Lisa spoke with a client who happens to be an assistant manager in charge of hiring and helped put an end to all the resume-handing-out I've been doing the last little while. The position isn't glamorous but for now I'll take it. At least its a short walk from the house which in this auto-crazy town is a welcome thing. I have resumes in with a lot of the big oil companies and many smaller ones that are tied into the oil patch as well as a position down at Keyano College that (at the risk of mentioning it here and jinxing myself) I'd love to land. For the moment though I know I can expect to get a lot of hours which suits me well as I like to keep busy...and I'm sure I'll still have time left over to explore the area more too.
While I've put up pictures of the Athabasca River before, I came across a spot with a commanding view of the valley. Lately, I have to admit Lisa has really been "one-uping" me when it comes to discovering the scenic spots. But, while we both had a rough idea of this new location, I will selflessly take the credit for having first discovered it. Parts of the trail leading down into the valley were pretty steep and at a few points I found myself skirting the edge of a rocky cliff within mere inches of a 150 foot drop to the rocks below. It was a little hairy going at times and the heat was pretty intense but some of the vantage points were just spectacular. I suspect parts of that trail may have been originally blazed by a drunken mountain goat.
Three shots of Moberly Rapids.
Friday, July 9, 2010
The first two pictures were taken as we headed down toward a local golf course.
This is the view from behind one of the new subdivisions a little further down river. Unfortunately, one of the first things you notice is some rather ugly buildings and a 4-lane highway but from this view its just more difficult to tell.
Thursday, July 8, 2010
Stonecreek, where detached houses start at a mere $554k (or at least the ones we saw).
Cleared for future development.
It looks like it will be a nice area though I did find many of the houses rather generic. We also figured out how they are getting put up so quickly. You take a top.....
Some of the view really aren't that bad, I found, though I did remark to Lisa that sadly, some of the best views will be gone after the lots are filled up with condos and houses.
Fort McMurray....as the slogan goes, "We Have The Energy." We also have a lot of housing springing up left, right and centre.
Wednesday, July 7, 2010
Tuesday, July 6, 2010
(In care you're wondering, the above picture was taken at the 8th hole of a golf course on the far side of the river from where we live.)
Along with the bridge project are a couple of new overpasses to the Thickwood and Timberlea subdivisions. Price tag....$64 million...but you get a widening of Highway 63 along with that. If you're not familiar with the layout of Fort Mac, Highway 63 crosses the Athabasca and continues along its west bank up to all the big oil sands projects. Within about 5km of crossing the bridge though are a couple turn offs up into Thickwood and Timberlea. Thickwood has pretty much grown as much as it can I would think but Timberlea is still expanding. (I'll have pictures up soon of all the insane housing that's going up up there.) I have no idea how many people actually live up in this area but its probably safe to say that at least half the city does. So with all the commuters added to all the big trucks and construction equipment heading further up the highway to the oil sands, this little highway is just not a fun place to be at certain times of the day. The improved traffic flow from these two projects can't come soon enough.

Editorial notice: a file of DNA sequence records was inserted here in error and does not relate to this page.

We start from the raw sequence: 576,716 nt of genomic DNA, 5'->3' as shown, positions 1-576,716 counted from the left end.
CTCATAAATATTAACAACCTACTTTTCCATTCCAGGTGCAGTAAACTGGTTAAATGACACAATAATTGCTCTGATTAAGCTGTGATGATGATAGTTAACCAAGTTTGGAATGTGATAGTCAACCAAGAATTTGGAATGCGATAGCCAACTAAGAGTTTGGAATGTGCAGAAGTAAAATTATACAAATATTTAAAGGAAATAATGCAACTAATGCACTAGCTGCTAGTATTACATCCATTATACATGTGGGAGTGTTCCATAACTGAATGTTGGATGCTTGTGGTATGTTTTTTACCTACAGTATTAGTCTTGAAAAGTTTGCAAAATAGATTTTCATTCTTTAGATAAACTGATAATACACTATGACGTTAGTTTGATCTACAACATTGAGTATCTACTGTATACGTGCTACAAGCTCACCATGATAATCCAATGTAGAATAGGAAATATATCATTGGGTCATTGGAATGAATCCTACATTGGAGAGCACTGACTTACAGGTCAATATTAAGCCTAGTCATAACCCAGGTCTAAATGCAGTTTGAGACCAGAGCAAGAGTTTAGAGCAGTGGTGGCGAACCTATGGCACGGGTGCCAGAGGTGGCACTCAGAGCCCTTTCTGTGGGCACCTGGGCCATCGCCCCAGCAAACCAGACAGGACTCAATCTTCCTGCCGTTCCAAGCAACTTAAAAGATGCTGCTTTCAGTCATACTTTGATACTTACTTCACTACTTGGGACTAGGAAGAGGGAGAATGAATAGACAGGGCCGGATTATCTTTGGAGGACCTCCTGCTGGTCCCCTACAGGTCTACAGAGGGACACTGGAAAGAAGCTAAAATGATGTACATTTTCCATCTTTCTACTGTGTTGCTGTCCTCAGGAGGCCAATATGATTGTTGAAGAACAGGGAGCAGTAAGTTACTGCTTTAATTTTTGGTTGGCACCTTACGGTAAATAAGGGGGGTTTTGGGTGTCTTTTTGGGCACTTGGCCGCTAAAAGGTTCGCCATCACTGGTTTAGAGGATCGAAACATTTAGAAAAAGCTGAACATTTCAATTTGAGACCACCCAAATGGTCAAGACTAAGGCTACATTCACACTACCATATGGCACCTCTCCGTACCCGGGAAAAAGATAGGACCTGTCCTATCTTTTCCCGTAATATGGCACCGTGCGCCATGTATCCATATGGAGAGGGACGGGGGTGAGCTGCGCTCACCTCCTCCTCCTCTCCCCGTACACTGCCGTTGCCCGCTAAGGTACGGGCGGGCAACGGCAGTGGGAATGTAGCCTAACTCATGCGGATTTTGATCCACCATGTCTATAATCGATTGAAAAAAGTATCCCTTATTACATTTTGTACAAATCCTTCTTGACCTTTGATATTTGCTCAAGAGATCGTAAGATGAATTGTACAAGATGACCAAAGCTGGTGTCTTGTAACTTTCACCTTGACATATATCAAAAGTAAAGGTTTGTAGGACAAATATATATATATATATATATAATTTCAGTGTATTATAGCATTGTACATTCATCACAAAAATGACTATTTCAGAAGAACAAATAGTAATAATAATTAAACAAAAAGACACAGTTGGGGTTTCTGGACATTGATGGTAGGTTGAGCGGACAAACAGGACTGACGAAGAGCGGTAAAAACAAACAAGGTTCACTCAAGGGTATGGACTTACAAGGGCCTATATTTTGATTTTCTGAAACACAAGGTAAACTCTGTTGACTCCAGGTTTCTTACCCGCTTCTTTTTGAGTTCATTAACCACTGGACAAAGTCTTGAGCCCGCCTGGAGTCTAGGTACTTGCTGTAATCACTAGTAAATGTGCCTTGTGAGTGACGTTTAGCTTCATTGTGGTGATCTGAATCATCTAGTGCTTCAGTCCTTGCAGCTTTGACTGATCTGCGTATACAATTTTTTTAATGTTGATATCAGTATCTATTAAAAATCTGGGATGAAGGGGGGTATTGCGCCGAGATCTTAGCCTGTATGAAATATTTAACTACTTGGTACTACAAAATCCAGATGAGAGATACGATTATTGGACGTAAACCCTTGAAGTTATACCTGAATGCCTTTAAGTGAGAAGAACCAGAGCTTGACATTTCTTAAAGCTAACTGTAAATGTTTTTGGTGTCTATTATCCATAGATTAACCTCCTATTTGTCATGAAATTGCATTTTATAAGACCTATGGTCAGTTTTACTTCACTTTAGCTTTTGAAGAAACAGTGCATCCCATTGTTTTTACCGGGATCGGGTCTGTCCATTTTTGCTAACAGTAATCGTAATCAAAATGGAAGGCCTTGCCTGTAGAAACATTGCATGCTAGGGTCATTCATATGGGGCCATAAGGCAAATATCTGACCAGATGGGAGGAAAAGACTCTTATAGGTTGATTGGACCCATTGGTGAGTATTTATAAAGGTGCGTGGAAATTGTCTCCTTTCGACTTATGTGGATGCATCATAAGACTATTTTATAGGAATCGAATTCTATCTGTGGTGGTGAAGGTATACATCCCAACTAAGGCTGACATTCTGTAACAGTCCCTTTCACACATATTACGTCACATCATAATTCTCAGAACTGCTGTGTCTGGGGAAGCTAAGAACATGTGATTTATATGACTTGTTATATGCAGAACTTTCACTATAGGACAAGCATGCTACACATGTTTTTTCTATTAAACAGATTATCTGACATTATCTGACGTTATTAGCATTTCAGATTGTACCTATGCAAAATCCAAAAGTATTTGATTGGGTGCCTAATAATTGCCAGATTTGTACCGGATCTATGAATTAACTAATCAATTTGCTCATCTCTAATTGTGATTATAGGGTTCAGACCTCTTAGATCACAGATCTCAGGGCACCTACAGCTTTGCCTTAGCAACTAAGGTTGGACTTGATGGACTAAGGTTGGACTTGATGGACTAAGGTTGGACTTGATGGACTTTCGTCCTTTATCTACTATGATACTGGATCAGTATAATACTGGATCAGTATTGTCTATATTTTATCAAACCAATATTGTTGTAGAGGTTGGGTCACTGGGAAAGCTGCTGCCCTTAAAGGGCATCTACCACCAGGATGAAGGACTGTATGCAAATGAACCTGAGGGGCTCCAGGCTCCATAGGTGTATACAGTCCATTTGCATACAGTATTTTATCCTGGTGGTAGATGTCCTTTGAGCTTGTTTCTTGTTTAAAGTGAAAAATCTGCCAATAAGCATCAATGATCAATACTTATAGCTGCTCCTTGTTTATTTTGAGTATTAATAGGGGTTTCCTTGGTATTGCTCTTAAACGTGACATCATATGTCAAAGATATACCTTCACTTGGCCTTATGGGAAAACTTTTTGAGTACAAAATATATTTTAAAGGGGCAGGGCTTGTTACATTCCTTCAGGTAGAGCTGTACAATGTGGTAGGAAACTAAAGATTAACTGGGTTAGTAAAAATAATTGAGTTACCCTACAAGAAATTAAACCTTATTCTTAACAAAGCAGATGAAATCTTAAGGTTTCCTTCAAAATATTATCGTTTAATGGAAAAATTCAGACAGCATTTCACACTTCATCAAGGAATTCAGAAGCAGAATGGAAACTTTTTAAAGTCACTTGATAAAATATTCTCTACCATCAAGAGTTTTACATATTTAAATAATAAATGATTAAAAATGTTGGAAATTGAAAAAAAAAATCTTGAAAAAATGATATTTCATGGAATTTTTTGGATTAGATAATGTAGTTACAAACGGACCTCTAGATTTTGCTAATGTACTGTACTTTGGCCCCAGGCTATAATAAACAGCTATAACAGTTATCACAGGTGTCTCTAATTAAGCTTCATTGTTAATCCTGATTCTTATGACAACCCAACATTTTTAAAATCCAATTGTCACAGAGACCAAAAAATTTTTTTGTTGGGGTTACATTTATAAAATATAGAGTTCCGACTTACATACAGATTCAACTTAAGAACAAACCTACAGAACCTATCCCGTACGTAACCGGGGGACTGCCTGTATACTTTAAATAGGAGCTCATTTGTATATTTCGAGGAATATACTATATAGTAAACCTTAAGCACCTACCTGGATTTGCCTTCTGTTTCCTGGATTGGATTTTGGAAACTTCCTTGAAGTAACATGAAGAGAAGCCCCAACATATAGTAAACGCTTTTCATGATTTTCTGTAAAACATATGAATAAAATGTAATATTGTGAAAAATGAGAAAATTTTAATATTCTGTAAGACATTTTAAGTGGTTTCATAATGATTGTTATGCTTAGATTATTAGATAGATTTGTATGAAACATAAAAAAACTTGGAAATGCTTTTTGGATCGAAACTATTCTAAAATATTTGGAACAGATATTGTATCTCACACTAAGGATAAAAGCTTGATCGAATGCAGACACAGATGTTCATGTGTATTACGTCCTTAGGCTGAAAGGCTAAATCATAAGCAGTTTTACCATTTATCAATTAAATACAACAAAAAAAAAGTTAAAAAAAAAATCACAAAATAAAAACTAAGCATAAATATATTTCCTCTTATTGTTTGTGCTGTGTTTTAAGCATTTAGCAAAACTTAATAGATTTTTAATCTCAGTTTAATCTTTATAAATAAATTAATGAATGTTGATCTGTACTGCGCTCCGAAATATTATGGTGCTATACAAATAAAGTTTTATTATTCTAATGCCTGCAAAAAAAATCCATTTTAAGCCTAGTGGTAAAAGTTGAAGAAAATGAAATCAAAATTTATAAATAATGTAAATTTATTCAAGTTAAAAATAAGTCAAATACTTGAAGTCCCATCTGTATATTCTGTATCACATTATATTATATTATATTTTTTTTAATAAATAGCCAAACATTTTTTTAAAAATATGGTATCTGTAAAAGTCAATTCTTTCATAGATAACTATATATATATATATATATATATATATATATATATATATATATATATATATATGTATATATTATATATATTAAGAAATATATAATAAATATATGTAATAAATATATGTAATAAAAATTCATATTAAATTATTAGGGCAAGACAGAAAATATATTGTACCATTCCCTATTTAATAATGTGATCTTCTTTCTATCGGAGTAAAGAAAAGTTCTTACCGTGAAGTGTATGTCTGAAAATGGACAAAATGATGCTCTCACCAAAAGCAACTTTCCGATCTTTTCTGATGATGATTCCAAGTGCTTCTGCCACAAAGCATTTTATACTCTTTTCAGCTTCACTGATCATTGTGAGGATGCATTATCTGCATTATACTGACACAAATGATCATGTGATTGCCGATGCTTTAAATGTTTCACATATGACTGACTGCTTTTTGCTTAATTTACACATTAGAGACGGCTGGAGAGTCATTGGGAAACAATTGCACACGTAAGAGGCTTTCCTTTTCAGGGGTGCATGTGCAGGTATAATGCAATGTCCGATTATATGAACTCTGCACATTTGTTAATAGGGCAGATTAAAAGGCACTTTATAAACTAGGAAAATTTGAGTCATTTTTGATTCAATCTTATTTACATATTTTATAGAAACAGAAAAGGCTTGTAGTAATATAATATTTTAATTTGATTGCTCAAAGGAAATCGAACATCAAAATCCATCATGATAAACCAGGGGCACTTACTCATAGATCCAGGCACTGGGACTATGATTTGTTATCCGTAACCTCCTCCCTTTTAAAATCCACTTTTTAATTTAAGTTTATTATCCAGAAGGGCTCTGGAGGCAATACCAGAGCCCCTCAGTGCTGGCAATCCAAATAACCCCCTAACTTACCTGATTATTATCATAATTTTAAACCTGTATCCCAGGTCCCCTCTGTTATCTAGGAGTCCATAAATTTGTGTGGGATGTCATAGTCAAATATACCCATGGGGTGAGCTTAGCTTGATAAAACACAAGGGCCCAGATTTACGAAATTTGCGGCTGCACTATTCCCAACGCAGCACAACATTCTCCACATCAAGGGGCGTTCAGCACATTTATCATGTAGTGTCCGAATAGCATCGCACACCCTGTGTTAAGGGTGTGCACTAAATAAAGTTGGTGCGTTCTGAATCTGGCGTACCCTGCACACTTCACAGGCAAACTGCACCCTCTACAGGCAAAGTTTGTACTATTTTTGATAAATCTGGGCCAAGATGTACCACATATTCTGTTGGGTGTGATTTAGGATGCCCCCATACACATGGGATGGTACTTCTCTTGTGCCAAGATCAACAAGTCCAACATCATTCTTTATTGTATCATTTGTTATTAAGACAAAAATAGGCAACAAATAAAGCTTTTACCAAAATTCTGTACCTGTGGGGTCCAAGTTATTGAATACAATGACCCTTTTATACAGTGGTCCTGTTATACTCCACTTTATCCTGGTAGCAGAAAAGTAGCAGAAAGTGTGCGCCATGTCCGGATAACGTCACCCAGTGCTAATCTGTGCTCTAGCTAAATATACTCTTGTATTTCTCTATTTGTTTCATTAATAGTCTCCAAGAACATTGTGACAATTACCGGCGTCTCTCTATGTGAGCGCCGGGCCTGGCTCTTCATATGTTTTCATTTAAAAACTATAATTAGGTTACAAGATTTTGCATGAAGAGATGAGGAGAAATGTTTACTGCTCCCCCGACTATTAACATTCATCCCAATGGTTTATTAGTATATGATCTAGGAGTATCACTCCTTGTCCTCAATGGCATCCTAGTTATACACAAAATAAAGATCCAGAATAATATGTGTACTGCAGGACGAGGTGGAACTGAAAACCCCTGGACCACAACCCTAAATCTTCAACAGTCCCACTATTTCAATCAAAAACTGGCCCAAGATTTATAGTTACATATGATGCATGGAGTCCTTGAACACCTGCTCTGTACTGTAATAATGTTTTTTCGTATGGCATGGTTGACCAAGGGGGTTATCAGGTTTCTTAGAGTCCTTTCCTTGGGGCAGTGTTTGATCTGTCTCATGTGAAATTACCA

Monday, July 5, 2010
Just a random shot from around town. This is in one of the last parts of Fort Mac we hadn't been to yet. Grayling Terrace was one of the city's first subdivisions built back in the '70's I believe. Oddly enough, this little piece of Grayling Terrace actually sits in a valley but I'm sure the back yard views are nice. Good luck to any parents trying to keep their kids off THAT.
Sunday, July 4, 2010
From the trail at the bottom it reminded me of some sort of Japanese bunker left over from World War II. Most likely, it's either a clever bird blind of some sort or perhaps a shelter for a homeless person which makes me thankful for the loving family we have and the nice roof over our heads.
Saturday, July 3, 2010
I was able to get down there with a camera late last week. A few pictures didn't turn out as I forgot to wipe off Elijah's fingerprints off the camera lens after playing peek-a-boo with the camera but after I got the lens cleaned up I managed a few decent shots. Here are the best of the bunch.
You can see these bluffs as you head back over the river on the bridge and Lisa was able to get a nice unobstructed view.
The Horse River feeds into the Athabasca just south of the bridge. A little hard to see from this vantage point. We know there are some nice trails that cut through the valley over there just waiting for us to explore them....and we plan to do that just as soon as we figure out how to get to them since we didn't have our map with us on this particular day.
The rapids aren't nearly as ferocious as ones I've seen on other northern rivers but we still like them all the same.
A nice little cut line across the river, keeping us safe from forest fires. While there are a lot of tinder dry areas and fire bans aplenty, its fortunately been a quiet forest fire season so far in the area.
A view upstream. There's a golf course a little further up the bank and then miles and miles of wilderness after that.
Looking back down river to the north with the Horse River valley and our dusty mini-van in the background.